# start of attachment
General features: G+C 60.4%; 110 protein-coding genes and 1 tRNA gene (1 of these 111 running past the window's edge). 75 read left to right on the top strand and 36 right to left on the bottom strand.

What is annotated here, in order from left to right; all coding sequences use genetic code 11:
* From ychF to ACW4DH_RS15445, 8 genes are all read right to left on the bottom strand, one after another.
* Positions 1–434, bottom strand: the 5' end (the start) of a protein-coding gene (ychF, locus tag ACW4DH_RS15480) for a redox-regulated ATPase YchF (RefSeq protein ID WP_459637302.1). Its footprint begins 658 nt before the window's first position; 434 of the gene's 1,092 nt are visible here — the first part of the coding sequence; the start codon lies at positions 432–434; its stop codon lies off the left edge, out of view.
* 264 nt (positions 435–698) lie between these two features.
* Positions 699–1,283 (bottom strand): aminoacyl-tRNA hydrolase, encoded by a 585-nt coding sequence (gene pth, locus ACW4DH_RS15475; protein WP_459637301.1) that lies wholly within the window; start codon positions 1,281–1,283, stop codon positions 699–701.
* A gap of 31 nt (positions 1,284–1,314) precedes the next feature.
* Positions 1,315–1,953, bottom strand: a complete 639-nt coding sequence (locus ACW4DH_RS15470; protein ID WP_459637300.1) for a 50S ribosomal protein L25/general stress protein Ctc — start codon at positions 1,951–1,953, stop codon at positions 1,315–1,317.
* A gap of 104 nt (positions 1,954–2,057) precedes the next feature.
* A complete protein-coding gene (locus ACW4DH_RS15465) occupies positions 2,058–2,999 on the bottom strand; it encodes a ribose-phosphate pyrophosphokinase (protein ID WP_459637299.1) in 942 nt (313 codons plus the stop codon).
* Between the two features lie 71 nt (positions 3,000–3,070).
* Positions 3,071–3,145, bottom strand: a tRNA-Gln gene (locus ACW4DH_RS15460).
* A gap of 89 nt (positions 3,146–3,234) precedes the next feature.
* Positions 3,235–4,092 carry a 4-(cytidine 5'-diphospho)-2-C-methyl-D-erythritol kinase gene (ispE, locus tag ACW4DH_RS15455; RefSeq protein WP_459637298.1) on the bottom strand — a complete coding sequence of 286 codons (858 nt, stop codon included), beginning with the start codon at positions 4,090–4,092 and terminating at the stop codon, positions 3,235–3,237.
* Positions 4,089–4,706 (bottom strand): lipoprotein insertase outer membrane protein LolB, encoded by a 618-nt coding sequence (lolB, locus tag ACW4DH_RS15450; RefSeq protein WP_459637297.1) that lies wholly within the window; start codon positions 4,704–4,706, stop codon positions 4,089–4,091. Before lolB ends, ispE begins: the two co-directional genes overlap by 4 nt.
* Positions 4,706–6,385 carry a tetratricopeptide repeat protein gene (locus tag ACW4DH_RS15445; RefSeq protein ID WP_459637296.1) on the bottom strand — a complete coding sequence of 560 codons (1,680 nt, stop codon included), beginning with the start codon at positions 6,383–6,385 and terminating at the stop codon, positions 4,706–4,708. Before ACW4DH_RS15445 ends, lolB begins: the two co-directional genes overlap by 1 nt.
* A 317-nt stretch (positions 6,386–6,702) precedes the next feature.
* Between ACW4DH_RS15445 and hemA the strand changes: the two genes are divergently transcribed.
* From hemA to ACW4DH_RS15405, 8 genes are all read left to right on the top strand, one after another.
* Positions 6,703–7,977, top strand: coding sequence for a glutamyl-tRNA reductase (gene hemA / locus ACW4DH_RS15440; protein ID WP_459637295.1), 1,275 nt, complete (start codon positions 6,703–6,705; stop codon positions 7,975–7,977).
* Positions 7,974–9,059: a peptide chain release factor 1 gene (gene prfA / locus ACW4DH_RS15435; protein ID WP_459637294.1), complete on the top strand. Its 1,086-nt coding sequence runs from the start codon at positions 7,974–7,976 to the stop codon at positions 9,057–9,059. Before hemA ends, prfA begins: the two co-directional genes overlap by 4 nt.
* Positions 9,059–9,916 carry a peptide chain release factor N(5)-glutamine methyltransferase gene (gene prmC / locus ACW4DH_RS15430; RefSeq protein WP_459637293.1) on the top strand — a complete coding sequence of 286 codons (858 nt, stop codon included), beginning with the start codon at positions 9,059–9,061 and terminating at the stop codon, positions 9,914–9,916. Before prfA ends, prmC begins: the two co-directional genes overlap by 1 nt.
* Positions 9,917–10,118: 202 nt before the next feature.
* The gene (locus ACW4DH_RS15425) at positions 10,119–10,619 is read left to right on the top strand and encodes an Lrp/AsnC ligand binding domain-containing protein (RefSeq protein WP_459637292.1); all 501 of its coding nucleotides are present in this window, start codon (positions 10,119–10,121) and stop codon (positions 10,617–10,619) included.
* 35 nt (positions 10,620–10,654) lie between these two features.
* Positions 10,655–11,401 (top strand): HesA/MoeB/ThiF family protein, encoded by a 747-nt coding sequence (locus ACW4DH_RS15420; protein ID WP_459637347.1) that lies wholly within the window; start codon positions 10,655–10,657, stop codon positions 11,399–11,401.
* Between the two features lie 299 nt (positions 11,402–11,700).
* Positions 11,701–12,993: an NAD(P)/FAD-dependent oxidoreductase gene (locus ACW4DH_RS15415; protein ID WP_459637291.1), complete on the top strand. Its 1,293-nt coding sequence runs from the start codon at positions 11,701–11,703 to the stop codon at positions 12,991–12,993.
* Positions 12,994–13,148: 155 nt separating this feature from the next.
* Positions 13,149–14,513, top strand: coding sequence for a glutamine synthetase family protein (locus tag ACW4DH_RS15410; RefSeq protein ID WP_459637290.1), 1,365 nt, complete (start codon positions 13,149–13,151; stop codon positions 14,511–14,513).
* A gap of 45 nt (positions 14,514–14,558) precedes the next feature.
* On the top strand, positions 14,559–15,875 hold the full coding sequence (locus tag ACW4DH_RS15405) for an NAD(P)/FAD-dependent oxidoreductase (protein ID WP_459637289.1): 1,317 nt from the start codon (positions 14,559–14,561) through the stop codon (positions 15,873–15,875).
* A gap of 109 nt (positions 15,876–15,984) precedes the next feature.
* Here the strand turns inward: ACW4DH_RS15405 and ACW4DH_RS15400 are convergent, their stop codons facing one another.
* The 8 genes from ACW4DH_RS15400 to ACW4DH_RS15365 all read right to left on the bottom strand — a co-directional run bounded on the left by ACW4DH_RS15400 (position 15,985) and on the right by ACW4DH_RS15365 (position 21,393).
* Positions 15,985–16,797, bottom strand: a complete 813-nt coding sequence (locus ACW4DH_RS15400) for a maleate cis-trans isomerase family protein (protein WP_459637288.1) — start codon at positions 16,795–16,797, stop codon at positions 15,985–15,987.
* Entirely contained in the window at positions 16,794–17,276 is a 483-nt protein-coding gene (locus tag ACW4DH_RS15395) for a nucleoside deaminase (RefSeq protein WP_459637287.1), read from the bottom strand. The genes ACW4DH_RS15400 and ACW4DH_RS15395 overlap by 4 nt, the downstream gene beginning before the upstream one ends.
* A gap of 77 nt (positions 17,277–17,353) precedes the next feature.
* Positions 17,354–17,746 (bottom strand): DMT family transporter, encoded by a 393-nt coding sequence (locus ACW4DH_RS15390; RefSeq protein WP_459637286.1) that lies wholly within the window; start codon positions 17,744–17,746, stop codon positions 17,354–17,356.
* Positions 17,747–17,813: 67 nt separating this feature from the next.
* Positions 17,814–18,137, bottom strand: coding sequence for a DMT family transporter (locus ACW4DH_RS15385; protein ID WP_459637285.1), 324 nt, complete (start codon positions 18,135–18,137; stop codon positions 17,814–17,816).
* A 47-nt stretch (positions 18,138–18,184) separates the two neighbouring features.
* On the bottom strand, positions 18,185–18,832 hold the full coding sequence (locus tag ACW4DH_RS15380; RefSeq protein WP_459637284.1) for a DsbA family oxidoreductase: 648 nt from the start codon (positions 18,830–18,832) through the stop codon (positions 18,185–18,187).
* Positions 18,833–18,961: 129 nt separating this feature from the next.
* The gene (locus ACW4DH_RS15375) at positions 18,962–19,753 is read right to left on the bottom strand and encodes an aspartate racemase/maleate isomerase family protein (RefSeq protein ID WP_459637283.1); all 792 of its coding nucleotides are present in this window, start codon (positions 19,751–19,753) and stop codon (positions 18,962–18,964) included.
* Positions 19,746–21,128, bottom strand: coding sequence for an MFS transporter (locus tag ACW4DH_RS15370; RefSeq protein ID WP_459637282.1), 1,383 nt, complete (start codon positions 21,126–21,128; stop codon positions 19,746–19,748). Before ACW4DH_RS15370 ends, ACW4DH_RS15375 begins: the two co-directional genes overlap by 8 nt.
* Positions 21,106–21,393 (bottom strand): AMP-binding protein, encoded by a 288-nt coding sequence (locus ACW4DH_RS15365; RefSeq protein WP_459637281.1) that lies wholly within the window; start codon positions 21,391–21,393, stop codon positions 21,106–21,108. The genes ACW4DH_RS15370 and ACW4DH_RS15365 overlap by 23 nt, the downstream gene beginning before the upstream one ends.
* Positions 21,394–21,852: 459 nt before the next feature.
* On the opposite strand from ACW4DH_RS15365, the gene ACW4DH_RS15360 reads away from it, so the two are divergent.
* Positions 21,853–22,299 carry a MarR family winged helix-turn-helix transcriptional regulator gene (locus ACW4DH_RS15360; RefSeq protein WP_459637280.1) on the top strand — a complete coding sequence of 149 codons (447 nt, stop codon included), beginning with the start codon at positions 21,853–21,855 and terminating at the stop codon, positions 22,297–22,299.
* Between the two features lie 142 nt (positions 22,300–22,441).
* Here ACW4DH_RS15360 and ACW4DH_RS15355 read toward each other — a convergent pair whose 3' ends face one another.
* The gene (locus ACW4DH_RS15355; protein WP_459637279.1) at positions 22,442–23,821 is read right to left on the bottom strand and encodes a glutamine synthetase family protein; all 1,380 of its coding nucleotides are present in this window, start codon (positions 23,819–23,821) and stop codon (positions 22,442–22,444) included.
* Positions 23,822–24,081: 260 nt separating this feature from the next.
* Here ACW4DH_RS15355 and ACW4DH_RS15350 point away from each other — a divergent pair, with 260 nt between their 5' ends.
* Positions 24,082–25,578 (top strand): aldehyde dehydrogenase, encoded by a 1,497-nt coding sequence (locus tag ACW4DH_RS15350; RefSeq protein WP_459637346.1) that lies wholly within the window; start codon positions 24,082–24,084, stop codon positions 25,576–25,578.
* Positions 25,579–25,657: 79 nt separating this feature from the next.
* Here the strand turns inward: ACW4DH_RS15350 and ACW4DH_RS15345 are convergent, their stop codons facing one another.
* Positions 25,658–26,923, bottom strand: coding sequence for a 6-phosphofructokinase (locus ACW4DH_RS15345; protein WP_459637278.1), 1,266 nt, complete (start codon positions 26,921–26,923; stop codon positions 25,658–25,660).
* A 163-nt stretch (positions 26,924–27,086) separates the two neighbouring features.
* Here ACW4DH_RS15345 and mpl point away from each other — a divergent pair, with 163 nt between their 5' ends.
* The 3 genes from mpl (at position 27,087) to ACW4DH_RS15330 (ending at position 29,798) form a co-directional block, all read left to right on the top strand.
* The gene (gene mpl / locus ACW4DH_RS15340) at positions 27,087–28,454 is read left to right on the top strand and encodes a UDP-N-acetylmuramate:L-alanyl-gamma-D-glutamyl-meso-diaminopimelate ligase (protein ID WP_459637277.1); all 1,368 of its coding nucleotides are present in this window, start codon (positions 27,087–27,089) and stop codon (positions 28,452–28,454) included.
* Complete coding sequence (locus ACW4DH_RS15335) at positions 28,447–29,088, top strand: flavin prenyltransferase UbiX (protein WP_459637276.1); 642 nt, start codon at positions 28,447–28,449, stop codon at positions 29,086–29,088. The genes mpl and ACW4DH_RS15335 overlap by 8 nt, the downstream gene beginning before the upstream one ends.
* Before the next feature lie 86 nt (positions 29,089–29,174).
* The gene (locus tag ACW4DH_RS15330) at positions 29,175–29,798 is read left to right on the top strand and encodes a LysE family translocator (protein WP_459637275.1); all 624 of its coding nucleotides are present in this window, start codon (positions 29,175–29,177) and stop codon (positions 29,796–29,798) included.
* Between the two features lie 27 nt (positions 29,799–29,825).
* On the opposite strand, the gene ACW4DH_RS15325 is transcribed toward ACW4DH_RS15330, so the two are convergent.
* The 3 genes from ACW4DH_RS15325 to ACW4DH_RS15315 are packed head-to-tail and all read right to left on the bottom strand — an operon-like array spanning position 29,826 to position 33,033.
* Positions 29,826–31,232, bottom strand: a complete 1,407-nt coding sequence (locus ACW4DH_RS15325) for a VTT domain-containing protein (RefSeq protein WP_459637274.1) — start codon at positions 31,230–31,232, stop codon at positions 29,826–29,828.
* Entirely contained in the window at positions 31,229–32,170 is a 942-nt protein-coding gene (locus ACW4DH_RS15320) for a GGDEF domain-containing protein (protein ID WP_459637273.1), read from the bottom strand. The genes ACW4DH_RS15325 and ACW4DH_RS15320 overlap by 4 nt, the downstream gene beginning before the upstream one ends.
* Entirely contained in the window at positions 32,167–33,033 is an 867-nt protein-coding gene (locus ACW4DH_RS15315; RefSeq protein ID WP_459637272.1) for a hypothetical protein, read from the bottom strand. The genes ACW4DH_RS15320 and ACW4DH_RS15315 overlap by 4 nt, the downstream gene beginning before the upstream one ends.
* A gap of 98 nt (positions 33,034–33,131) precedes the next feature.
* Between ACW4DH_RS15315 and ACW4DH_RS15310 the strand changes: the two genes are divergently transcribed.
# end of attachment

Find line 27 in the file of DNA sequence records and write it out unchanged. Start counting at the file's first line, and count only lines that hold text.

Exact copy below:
* Between the two features lie 299 nt (positions 11,402–11,700).